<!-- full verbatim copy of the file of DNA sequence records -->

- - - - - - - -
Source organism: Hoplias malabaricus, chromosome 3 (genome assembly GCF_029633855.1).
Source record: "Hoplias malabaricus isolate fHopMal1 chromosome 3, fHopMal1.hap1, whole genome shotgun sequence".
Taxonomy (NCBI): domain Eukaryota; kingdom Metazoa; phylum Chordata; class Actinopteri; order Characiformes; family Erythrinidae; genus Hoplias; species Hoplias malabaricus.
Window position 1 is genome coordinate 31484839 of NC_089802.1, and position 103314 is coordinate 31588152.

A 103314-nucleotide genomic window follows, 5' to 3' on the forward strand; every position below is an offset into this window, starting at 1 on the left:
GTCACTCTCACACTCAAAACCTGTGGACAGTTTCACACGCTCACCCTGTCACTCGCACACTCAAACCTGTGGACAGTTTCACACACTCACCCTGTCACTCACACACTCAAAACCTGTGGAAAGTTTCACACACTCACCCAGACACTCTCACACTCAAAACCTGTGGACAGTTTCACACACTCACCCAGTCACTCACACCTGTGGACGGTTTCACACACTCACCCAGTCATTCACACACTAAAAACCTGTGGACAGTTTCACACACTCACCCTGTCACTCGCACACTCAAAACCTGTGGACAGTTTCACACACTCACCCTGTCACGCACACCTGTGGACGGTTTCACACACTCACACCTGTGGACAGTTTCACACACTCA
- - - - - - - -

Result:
Source organism: Hoplias malabaricus, chromosome 3 (genome assembly GCF_029633855.1).
Source record: "Hoplias malabaricus isolate fHopMal1 chromosome 3, fHopMal1.hap1, whole genome shotgun sequence".
Taxonomy (NCBI): domain Eukaryota; kingdom Metazoa; phylum Chordata; class Actinopteri; order Characiformes; family Erythrinidae; genus Hoplias; species Hoplias malabaricus.
Window position 1 is genome coordinate 31484839 of NC_089802.1, and position 103314 is coordinate 31588152.

A 103314-nucleotide genomic window follows, 5' to 3' on the forward strand; every position below is an offset into this window, starting at 1 on the left:
GTCACTCTCACACTCAAAACCTGTGGACAGTTTCACACGCTCACCCTGTCACTCGCACACTCAAACCTGTGGACAGTTTCACACACTCACCCTGTCACTCACACACTCAAAACCTGTGGAAAGTTTCACACACTCACCCAGACACTCTCACACTCAAAACCTGTGGACAGTTTCACACACTCACCCAGTCACTCACACCTGTGGACGGTTTCACACACTCACCCAGTCATTCACACACTAAAAACCTGTGGACAGTTTCACACACTCACCCTGTCACTCGCACACTCAAAACCTGTGGACAGTTTCACACACTCACCCTGTCACGCACACCTGTGGACGGTTTCACACACTCACACCTGTGGACAGTTTCACACACTCA